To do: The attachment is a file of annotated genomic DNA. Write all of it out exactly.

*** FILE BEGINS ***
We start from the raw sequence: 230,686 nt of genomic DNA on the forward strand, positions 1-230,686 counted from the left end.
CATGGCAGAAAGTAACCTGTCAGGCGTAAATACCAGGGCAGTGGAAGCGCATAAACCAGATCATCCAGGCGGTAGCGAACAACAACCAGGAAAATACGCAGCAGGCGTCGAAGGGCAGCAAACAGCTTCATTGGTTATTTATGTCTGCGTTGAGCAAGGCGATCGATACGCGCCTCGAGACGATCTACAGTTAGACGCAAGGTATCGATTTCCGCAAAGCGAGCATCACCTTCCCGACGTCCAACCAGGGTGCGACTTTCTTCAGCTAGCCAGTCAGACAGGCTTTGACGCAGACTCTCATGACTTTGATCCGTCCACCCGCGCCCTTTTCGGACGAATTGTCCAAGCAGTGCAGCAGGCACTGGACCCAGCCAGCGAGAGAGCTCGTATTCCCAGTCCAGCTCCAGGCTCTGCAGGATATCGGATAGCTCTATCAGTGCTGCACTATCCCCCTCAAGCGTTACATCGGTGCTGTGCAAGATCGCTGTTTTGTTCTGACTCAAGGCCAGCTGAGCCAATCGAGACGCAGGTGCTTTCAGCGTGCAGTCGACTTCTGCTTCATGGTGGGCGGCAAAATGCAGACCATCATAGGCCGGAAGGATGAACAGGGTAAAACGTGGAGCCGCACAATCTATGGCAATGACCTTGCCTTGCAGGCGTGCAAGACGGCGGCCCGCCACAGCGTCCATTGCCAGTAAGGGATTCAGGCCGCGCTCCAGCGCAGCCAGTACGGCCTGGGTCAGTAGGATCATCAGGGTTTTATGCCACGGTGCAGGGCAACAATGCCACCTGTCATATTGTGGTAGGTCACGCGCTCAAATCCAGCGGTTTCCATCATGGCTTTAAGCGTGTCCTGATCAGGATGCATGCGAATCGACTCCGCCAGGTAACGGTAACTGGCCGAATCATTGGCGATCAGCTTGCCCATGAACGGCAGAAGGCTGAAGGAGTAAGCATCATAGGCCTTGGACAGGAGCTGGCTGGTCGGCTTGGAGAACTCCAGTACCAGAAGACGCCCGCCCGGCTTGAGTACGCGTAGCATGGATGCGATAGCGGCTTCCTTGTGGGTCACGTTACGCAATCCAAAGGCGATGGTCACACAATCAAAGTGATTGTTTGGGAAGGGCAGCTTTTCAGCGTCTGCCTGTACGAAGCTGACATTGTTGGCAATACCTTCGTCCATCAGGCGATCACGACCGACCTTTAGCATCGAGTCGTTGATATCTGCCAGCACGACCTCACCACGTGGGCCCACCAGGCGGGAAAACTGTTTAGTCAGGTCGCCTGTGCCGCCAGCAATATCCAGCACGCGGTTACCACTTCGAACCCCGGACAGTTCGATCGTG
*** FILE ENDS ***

We start from the raw sequence: 230,686 nt of genomic DNA on the forward strand, positions 1-230,686 counted from the left end.
CATGGCAGAAAGTAACCTGTCAGGCGTAAATACCAGGGCAGTGGAAGCGCATAAACCAGATCATCCAGGCGGTAGCGAACAACAACCAGGAAAATACGCAGCAGGCGTCGAAGGGCAGCAAACAGCTTCATTGGTTATTTATGTCTGCGTTGAGCAAGGCGATCGATACGCGCCTCGAGACGATCTACAGTTAGACGCAAGGTATCGATTTCCGCAAAGCGAGCATCACCTTCCCGACGTCCAACCAGGGTGCGACTTTCTTCAGCTAGCCAGTCAGACAGGCTTTGACGCAGACTCTCATGACTTTGATCCGTCCACCCGCGCCCTTTTCGGACGAATTGTCCAAGCAGTGCAGCAGGCACTGGACCCAGCCAGCGAGAGAGCTCGTATTCCCAGTCCAGCTCCAGGCTCTGCAGGATATCGGATAGCTCTATCAGTGCTGCACTATCCCCCTCAAGCGTTACATCGGTGCTGTGCAAGATCGCTGTTTTGTTCTGACTCAAGGCCAGCTGAGCCAATCGAGACGCAGGTGCTTTCAGCGTGCAGTCGACTTCTGCTTCATGGTGGGCGGCAAAATGCAGACCATCATAGGCCGGAAGGATGAACAGGGTAAAACGTGGAGCCGCACAATCTATGGCAATGACCTTGCCTTGCAGGCGTGCAAGACGGCGGCCCGCCACAGCGTCCATTGCCAGTAAGGGATTCAGGCCGCGCTCCAGCGCAGCCAGTACGGCCTGGGTCAGTAGGATCATCAGGGTTTTATGCCACGGTGCAGGGCAACAATGCCACCTGTCATATTGTGGTAGGTCACGCGCTCAAATCCAGCGGTTTCCATCATGGCTTTAAGCGTGTCCTGATCAGGATGCATGCGAATCGACTCCGCCAGGTAACGGTAACTGGCCGAATCATTGGCGATCAGCTTGCCCATGAACGGCAGAAGGCTGAAGGAGTAAGCATCATAGGCCTTGGACAGGAGCTGGCTGGTCGGCTTGGAGAACTCCAGTACCAGAAGACGCCCGCCCGGCTTGAGTACGCGTAGCATGGATGCGATAGCGGCTTCCTTGTGGGTCACGTTACGCAATCCAAAGGCGATGGTCACACAATCAAAGTGATTGTTTGGGAAGGGCAGCTTTTCAGCGTCTGCCTGTACGAAGCTGACATTGTTGGCAATACCTTCGTCCATCAGGCGATCACGACCGACCTTTAGCATCGAGTCGTTGATATCTGCCAGCACGACCTCACCACGTGGGCCCACCAGGCGGGAAAACTGTTTAGTCAGGTCGCCTGTGCCGCCAGCAATATCCAGCACGCGGTTACCACTTCGAACCCCGGACAGTTCGATCGTG